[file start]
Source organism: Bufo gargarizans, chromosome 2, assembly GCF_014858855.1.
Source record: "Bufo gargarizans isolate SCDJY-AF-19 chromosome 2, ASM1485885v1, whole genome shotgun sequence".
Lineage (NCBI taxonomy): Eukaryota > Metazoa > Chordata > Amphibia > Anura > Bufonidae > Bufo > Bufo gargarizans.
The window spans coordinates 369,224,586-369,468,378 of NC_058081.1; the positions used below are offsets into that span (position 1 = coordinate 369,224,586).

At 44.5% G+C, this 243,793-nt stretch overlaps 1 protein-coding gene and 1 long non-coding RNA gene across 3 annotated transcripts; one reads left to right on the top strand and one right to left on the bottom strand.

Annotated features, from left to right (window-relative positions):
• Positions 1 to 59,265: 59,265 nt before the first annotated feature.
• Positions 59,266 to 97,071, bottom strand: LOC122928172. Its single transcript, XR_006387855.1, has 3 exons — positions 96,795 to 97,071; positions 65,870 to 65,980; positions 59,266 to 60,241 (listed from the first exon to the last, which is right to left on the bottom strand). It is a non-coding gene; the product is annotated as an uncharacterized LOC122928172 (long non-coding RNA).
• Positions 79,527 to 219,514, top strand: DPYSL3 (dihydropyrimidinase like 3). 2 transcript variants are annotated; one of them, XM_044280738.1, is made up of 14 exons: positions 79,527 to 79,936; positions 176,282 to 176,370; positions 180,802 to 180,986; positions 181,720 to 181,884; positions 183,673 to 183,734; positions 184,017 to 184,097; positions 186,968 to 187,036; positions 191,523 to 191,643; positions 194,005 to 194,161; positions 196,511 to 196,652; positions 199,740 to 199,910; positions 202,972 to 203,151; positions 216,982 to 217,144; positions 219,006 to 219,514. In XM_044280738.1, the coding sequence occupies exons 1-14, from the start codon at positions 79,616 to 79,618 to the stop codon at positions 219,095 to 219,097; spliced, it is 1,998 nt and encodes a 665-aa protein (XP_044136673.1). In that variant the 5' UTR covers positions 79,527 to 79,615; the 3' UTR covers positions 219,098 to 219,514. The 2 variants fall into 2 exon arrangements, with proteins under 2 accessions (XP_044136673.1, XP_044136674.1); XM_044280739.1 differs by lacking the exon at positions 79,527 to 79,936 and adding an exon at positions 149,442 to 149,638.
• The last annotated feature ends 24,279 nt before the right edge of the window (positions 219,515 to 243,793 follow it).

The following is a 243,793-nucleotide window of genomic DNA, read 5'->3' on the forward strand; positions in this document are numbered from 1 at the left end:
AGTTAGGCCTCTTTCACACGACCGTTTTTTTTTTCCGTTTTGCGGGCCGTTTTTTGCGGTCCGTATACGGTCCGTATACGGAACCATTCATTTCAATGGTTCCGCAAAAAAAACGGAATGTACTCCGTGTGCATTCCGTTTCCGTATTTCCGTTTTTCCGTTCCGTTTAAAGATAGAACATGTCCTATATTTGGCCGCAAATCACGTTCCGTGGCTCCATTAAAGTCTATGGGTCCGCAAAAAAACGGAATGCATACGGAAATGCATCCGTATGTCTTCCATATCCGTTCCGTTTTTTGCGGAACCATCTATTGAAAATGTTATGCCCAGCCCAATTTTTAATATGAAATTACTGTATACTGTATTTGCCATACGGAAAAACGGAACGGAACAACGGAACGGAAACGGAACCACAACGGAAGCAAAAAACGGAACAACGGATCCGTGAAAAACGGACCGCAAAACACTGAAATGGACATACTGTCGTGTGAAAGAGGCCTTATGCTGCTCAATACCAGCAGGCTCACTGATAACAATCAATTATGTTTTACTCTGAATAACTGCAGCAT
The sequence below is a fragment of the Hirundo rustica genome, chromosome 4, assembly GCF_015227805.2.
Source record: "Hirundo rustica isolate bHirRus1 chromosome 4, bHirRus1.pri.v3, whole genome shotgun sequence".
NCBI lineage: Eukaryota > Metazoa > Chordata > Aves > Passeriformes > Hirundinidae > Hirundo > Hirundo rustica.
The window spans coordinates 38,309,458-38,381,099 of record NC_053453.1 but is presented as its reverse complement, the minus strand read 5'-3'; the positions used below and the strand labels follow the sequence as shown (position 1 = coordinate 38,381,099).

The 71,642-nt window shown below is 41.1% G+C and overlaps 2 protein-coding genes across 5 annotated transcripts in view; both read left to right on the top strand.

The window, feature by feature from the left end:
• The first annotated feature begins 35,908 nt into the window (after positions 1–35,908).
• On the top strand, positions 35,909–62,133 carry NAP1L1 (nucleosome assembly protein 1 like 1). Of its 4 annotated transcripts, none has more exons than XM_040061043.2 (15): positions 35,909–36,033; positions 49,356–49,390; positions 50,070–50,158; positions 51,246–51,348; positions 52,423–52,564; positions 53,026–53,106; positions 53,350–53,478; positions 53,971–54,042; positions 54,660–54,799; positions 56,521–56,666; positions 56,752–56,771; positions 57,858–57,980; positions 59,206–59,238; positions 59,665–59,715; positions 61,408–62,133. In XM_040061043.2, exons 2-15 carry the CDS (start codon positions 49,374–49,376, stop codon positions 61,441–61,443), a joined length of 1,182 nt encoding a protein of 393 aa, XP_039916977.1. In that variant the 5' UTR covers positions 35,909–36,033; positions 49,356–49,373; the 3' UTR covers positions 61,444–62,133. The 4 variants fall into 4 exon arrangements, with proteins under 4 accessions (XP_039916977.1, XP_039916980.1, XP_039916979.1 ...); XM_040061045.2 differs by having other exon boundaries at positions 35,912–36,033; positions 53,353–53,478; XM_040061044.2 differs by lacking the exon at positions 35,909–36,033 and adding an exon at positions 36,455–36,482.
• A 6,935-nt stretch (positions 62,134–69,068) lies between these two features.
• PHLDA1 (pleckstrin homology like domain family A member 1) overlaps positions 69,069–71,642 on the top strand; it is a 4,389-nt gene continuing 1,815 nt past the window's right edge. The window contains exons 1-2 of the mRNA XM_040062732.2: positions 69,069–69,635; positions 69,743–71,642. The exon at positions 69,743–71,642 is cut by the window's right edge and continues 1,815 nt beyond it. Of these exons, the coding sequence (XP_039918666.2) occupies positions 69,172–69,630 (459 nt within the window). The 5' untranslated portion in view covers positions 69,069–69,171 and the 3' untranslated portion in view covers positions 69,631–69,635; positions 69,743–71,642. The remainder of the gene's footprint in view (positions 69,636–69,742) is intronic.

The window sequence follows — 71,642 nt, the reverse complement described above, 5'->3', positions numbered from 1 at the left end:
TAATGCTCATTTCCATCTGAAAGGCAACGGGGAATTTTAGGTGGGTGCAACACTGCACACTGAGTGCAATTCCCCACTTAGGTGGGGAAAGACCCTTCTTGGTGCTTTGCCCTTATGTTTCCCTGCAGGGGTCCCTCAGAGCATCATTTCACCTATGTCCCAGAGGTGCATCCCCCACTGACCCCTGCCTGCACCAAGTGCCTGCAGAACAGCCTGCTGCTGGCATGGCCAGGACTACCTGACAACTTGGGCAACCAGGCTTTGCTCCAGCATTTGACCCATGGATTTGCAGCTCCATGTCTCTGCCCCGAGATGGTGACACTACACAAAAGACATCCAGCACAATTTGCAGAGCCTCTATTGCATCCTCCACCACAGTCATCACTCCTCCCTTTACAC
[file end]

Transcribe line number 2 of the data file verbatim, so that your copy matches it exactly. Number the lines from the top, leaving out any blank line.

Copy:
Source record: "Bufo gargarizans isolate SCDJY-AF-19 chromosome 2, ASM1485885v1, whole genome shotgun sequence".